11 years after the suicidal two-man cost, Huffman photographed these daughters of Chief American Horse. Head Chief had sought to show himself to an older sister of theirs named Goa. (Montana Historic Society)

Cheyenne Agent Robert L. Upshaw, who resigned weeks later, blamed Ferguson’s homicide not directly on the federal government’s failure to supply adequate beef rations and instantly on the actual fact reservation Indians remained armed. In the meantime lurid newspaper accounts whipped native settlers right into a frenzy. On slim proof the Indian police arrested three Cheyennes. Held for a number of weeks, they had been lastly launched, a lot to settlers’ anger and dismay. The trio had served honorably underneath 1st Lt. Edward W. “Ned” Casey in Troop A, Division of Dakota, an experimental contingent of Cheyenne scouts serving with the U.S. Cavalry. Casey vehemently denounced their arrests as a “put-up plan” by huge ranchers in search of entry to Cheyenne lands. Ferguson’s homicide was by no means solved, a incontrovertible fact that stored tensions at a low boil.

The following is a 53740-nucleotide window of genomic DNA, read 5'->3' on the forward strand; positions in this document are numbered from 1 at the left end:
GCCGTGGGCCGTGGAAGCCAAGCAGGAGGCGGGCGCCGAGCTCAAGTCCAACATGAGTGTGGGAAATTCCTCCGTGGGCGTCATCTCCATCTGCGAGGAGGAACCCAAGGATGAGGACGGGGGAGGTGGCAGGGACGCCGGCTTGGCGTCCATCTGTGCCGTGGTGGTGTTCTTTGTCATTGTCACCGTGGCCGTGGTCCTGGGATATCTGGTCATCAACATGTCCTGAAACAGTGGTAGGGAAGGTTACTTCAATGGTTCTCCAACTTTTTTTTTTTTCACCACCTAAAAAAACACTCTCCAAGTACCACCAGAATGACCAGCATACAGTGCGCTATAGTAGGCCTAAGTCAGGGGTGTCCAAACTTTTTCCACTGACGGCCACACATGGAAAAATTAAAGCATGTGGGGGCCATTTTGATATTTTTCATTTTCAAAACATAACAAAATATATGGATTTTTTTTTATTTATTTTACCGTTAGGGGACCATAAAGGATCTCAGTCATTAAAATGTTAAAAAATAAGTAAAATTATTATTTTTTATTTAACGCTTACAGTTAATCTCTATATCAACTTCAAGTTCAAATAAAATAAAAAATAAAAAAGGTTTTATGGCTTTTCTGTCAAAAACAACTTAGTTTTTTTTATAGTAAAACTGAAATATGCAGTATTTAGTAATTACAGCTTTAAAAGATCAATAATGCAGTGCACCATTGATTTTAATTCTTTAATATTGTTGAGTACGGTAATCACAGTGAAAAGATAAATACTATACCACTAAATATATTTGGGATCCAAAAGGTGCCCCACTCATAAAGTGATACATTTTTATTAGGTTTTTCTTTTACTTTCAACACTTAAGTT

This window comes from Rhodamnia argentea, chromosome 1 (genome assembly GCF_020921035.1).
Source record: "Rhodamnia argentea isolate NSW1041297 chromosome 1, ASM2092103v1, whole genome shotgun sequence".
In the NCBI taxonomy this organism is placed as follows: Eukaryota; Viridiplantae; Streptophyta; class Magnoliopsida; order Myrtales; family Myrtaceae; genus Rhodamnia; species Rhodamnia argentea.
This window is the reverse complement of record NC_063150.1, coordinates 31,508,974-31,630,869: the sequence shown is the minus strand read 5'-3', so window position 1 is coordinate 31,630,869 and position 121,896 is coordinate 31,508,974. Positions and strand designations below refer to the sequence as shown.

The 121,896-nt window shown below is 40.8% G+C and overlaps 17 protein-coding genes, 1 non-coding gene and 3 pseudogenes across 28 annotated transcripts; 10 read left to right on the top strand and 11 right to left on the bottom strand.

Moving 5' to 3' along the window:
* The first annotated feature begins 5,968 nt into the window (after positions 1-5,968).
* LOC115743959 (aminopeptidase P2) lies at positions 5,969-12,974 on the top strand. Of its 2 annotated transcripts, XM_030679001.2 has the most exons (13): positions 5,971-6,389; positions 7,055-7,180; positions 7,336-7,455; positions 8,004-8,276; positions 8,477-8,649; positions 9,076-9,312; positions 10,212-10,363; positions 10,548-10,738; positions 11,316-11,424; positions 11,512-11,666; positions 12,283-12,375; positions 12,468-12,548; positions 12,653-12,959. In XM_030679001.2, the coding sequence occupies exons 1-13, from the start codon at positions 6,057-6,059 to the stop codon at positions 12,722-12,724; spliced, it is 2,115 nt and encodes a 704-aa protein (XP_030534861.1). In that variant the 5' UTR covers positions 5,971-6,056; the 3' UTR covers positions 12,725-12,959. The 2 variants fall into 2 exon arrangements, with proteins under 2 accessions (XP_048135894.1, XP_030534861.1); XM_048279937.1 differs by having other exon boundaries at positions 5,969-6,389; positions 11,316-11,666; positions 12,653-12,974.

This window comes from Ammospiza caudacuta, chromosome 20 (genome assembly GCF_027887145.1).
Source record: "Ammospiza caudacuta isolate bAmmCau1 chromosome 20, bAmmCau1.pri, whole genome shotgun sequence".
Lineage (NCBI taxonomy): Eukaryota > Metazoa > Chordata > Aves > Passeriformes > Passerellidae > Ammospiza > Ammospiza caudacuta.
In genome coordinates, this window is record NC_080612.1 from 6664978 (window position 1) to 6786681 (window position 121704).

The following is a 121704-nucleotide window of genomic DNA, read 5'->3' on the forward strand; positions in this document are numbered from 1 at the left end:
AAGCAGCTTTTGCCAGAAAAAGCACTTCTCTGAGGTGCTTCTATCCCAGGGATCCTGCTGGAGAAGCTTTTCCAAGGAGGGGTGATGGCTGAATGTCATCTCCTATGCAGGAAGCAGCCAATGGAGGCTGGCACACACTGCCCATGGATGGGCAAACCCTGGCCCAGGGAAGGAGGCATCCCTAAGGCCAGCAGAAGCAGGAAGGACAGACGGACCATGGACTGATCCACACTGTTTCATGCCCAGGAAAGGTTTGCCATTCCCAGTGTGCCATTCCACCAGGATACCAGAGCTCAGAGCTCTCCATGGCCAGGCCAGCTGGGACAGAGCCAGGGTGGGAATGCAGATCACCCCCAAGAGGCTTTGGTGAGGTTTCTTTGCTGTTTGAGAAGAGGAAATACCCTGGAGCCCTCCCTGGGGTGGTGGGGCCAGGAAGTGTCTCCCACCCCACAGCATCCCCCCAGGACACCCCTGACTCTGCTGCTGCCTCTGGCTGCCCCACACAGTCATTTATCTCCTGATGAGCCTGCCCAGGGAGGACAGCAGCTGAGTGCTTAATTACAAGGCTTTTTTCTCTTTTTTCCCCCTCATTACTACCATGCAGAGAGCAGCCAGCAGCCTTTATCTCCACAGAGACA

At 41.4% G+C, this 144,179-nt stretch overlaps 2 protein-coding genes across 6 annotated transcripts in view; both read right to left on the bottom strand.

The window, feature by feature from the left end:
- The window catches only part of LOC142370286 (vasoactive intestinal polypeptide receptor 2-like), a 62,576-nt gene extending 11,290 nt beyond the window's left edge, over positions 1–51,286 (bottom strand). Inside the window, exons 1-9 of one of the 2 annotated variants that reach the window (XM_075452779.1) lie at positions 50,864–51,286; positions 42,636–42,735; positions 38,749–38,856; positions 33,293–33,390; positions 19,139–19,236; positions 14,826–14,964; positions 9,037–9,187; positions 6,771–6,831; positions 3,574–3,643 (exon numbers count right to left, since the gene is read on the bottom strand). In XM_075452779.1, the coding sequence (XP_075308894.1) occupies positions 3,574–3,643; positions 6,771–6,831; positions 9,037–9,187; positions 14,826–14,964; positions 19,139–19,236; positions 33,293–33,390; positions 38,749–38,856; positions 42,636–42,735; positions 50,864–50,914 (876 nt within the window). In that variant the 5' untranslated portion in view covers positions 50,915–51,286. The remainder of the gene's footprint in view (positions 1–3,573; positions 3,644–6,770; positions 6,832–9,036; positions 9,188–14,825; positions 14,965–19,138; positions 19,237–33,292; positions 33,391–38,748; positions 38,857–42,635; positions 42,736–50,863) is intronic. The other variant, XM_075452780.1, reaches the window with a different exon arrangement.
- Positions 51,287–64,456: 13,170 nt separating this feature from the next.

By late summer season an uneasy calm had returned. On September 5 a 25-year-old Cheyenne named Head Chief rode into Chief American Horse’s village to renew his courtship of the chief’s younger daughter Goa. Years later tribal historian John Stands in Timber recounted the Cheyenne model of occasions to historian Margot Liberty. Providing espresso and fry bread, Goa wistfully apologized for her insufficient hospitality, explaining that her household had eaten little else for a very long time. Few Cheyenne households may stretch their skimpy rations to cowl a full two weeks. Accepting Goa’s meager providing, Head Chief boasted he would quickly carry her greater than sufficient meat to supply a good meal. 

Recognized for his conceitedness, Head Chief led a small group of younger, dissident warriors. Many within the tribe thought-about him a troublemaker. Psychologically scarred by an overbearing father, Head Chief carried a horrible chip on his shoulder. Seemingly oblivious to the realities of reservation life, his father had repeatedly shamed Head Chief by mocking his son’s failure to attain the since banned struggle honors that had as soon as outlined manhood.